Northern Sri Lanka, Muslim killed in sectarian violence: curfew extended
The victim was named Mohamed Ameer Mohamed Sally and owned a carpentry shop. Violence and aggression against mosques and Muslim businesses throughout the northwestern province. The police were ordered to "use maximum force to contain the violence".
Colombo (AsiaNews / Agencies) - Sri Lankan authorities have imposed an all-out curfew in the northern province of the capital after yesterday's clashes that led to the death of a Muslim man.
Mohamed Ameer Mohamed Sally, the victim, was a 45-year-old resident of Puttalam district (northwestern province).
He died in the hospital after being stabbed by the crowd that attacked his woodworking shop. The Muslim is the first person killed in the sectarian violence which has exploded as retaliation for the massacres carried out at Easter in three churches and three hotels in Colombo, which killed 257 people.
This morning the curfew was suspended throughout the rest of the island. Ruwan Gunasekera, a police spokesman, said that in the "North-Western Province the curfew will remain until further notice". Then he added: "The security forces are assisting the police, who have been ordered to use maximum force to contain the violence".
The intervention of the special departments was necessary following the attacks carried out yesterday against dozens of businesses owned by Muslim faithful and several mosques. Witnesses report that in the Gampaha district the attackers devastated some restaurants and a textile factory. In the city of Kiniyama, the people shattered the stained glass windows of the mosque of Abrar, unhinged the doors and threw copies of the Koran to the ground.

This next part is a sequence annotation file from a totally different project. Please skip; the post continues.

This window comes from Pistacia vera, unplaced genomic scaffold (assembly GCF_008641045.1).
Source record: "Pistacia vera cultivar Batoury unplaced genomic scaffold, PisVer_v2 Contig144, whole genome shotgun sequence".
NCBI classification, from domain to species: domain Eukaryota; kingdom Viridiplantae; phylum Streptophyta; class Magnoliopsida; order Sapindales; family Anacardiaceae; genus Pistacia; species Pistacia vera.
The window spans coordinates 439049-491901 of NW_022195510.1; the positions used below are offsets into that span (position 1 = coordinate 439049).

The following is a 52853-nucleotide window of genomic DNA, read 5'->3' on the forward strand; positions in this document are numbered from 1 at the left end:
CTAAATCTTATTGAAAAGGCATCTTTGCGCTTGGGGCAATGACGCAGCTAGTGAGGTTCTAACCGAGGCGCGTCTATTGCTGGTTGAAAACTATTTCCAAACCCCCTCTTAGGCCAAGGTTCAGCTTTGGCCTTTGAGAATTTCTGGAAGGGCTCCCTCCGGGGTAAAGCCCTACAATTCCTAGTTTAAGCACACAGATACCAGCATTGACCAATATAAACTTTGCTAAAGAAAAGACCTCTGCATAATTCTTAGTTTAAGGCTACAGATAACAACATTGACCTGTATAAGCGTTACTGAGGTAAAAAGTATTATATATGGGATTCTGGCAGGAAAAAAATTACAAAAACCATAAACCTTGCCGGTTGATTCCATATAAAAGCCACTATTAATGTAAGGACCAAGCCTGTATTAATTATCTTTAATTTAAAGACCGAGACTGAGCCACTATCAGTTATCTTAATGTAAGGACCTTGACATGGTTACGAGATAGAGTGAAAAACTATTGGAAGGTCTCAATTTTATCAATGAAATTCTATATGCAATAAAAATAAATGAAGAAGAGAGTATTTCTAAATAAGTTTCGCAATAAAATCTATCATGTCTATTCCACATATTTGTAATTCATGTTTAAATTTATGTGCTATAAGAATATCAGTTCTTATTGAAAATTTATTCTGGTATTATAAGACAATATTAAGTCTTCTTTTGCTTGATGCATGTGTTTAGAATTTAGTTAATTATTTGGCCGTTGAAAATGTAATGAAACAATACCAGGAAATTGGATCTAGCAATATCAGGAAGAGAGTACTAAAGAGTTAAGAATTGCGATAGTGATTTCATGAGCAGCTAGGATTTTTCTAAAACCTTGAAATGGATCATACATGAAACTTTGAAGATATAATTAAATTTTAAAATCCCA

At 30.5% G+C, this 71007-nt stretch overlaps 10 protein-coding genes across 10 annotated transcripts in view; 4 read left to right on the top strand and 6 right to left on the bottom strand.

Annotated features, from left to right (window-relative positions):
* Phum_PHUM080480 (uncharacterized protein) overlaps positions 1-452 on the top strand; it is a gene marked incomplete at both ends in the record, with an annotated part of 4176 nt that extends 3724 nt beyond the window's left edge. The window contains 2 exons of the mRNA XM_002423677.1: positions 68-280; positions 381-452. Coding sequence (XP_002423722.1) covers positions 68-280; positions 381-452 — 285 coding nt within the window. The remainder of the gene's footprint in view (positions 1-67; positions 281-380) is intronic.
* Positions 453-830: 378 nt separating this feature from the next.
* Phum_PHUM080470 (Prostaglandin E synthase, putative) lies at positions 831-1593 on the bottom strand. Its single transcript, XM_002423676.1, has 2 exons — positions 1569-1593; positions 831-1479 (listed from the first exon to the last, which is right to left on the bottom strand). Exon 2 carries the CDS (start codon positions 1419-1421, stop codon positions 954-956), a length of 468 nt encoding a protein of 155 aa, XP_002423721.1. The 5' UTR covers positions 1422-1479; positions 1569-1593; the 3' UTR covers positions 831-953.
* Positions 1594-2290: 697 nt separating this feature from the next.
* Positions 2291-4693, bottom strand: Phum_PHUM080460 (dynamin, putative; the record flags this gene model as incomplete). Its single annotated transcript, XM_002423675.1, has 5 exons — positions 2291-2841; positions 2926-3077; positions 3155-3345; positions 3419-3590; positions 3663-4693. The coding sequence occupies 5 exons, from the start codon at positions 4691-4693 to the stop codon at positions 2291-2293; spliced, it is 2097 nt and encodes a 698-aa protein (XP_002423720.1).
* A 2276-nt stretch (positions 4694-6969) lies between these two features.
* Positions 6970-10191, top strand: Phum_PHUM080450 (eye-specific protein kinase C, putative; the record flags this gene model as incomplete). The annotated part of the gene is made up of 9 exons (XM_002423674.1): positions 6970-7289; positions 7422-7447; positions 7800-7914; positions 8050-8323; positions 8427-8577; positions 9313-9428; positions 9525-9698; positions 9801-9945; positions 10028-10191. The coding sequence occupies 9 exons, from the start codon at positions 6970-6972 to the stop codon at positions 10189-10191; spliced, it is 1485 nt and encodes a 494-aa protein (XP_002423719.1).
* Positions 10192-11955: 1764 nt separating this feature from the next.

Already last week in Sri Lanka there were episodes of violence against the Muslim community in Negombo. This time the dispute arose from a comment posted on Facebook, which read: “1 day u will cry") The author of the post, 38-year-old Abdul Hameed Mohamed Hasmar, was arrested.
Card. Malcom Ranjith, archbishop of Colombo, has spoken out in defense of the local Muslim community, which represents 10% of the population on the island. In a meeting with the ambassadors of Islamic countries, having come to offer the condolences of the whole community, he strongly affirmed that "Muslims are in no way responsible" for the Easter massacres. "What happened - he added - is not something political or religious, but the result of the actions of some misguided people. Perhaps there are also other forces behind them, but they have no connection with Islam".
To avoid the dissemination of false news and further comments that stir the spirits and incite violent reaction, the director general of the Information Department Nalaka Kaluwewa has ordered the blocking of social media. All telephone companies have been instructed to suspend the functions of famous apps like Facebook, WhatsApp, Snapchat, Instagram and Viber.